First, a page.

What happens after Harvey Weinstein?
I wasn’t surprised at the Weinstein revelations. Pessimistically, I assumed that this kind of behaviour was endemic to every industry.
I was surprised by how many people, from celebrities to friends, opened up about their experiences of sexual harassment. Sure, some high-profile statements feel more like politicking, shameless cardboard men covering their own asses rather than expressing genuine concern. These empty words infuriated me but they also highlighted how terrified these Hollywood men were of having their reputation tarnished either by being implicated in sexual predation or in keeping quiet about sexual predation. Why has this case, rather than say Casey Affleck or Johnny Depp’s stories, caused such a widespread response?
As Carina Chocano puts it, ‘[this has been] an incredibly long time coming. The drumbeat of revelations about powerful men abusing their power to harass, intimidate and assault relatively powerless women had been building since – well, since forever. But evidence of the harassment we’re subjected to on a regular basis has only gotten starker since the election: since the Donald Trump Access Hollywood recordings and the assault allegation since dropped; since Anthony Weiner’s dick-pic apocalypse; since Bill Cosby was revealed to be a serial rapist off the hook on a technicality. It’s rape culture on parade against a chorus of grievances. Anger mounts. It snowballs. It jolts you awake, screaming.’ So maybe Weinstein is the fuckstick that broke the donkey’s back? Or maybe it is the size and reach of his abuse, incorporating a whole network of assistants who organised hotel rooms and ‘casting meetings’, that has sparked such public outrage? I’m already queasy for the end of March 2018, a couple of weeks after the Oscars, when the story will have died down- will anything have changed?
I did feel my heart swell as I read piece after piece of honest, incisive, outraged writing by thoughtful women and men on the subject. Last week, after Ronan Farrow’s investigative piece appeared in The New Yorker, I avoided thinking about my own experiences. Much like Joanna Goddard, I hesitated about adding a #metoo to the protest because really I had been lucky, nothing much had happened to me. Why make a big deal of small ‘normal’ incidents- some catcalling, some hassling in bars, some condescending comments- when much more important people were being defrocked. I wrote my uncomfortable moments off as the odious gifts of a few sad strange little men who had my pity. Plus why dredge up bad memories, I have outgrown the idea that I need men to define my self-worth.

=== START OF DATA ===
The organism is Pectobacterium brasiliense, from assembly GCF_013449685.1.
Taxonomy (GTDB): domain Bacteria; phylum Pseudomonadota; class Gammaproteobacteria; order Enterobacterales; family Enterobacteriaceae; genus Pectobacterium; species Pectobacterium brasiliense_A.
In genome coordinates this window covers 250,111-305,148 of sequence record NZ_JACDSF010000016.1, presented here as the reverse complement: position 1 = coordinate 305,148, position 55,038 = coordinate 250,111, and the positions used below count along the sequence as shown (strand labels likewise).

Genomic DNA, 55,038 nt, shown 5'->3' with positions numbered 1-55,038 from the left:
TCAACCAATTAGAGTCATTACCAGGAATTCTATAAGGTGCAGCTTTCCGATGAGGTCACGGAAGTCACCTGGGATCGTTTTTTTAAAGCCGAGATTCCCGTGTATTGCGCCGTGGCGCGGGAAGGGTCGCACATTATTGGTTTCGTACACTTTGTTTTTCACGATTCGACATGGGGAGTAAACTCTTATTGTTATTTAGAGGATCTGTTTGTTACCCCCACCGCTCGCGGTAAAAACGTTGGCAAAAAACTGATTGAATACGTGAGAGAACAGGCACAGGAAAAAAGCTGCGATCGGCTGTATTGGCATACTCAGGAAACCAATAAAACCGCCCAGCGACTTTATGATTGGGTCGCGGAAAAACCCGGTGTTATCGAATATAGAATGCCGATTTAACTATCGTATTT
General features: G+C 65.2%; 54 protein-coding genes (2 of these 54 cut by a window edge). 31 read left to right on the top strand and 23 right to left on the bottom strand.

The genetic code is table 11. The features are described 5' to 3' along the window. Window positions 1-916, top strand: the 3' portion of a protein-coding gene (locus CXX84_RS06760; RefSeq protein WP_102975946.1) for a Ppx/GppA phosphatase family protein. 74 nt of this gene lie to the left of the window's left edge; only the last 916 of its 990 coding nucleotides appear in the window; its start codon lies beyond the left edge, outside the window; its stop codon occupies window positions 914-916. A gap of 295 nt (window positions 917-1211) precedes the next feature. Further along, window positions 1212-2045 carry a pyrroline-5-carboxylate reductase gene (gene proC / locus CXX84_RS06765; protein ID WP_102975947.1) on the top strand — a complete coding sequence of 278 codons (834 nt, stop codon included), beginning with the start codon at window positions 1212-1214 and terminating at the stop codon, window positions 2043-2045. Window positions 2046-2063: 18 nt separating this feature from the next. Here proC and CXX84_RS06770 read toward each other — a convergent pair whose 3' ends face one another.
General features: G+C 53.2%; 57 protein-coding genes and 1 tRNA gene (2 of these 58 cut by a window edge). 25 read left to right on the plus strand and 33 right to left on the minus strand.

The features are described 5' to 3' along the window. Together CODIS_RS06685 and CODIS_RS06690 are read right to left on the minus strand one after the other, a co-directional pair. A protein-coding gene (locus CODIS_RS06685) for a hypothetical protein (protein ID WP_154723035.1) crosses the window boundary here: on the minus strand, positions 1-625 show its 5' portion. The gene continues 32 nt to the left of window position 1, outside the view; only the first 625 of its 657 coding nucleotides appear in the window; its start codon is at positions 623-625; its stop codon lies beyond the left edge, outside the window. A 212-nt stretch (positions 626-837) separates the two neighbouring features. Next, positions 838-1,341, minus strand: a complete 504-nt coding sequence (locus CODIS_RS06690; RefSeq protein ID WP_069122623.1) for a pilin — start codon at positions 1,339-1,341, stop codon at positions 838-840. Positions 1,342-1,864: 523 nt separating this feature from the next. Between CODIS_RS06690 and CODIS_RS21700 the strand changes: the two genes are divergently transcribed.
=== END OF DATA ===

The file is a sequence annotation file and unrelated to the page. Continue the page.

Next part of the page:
It was, of course, an incredibly long time coming. The drumbeat of revelations about powerful men abusing their power to harass, intimidate and assault relatively powerless women had been building since – well, since forever.
I did however want to re-read (and share with you) a few articles that I found really insightful, particularly Jia Tolentino’s in The New York Times. She so brilliantly explains the thought process women go through when sexual harassment happens. As I read again the section where she says ‘Afterward, you are rarely presented with even a single good option’, I felt the red hot flush of shame creep up my neck. The memories come back to me- the completely unexpected groping at a gig, the sexual propositions and intimidation in a previous job, the aggressive behaviour at a local bar, the frequent demeaning criticisms by one of my male bosses, the daily patronising comments about being irrational, needing a husband, sticking to what I’m good at.
I was shocked at my reaction. The behaviour of those men is pitiful and disgusting but it seems that I am less angry at them than I am at myself. I feel embarrassed; I feel that I should have done more to handle the situations better. I am such a fool, why didn’t I smoothly talk my way out of the encounters like a poised female James Bond? Or I am a cowering wretch, I should have stood up for myself and eloquently confronted and denounced these men. Pathetic idiot! I could have coldly used them to my benefit, stepping on them to climb some metaphorical ladder. Then their satisfaction would have been outweighed by my own gain. And below even these thoughts, the creeping sickening worry that I didn’t do what they wanted, that I failed them.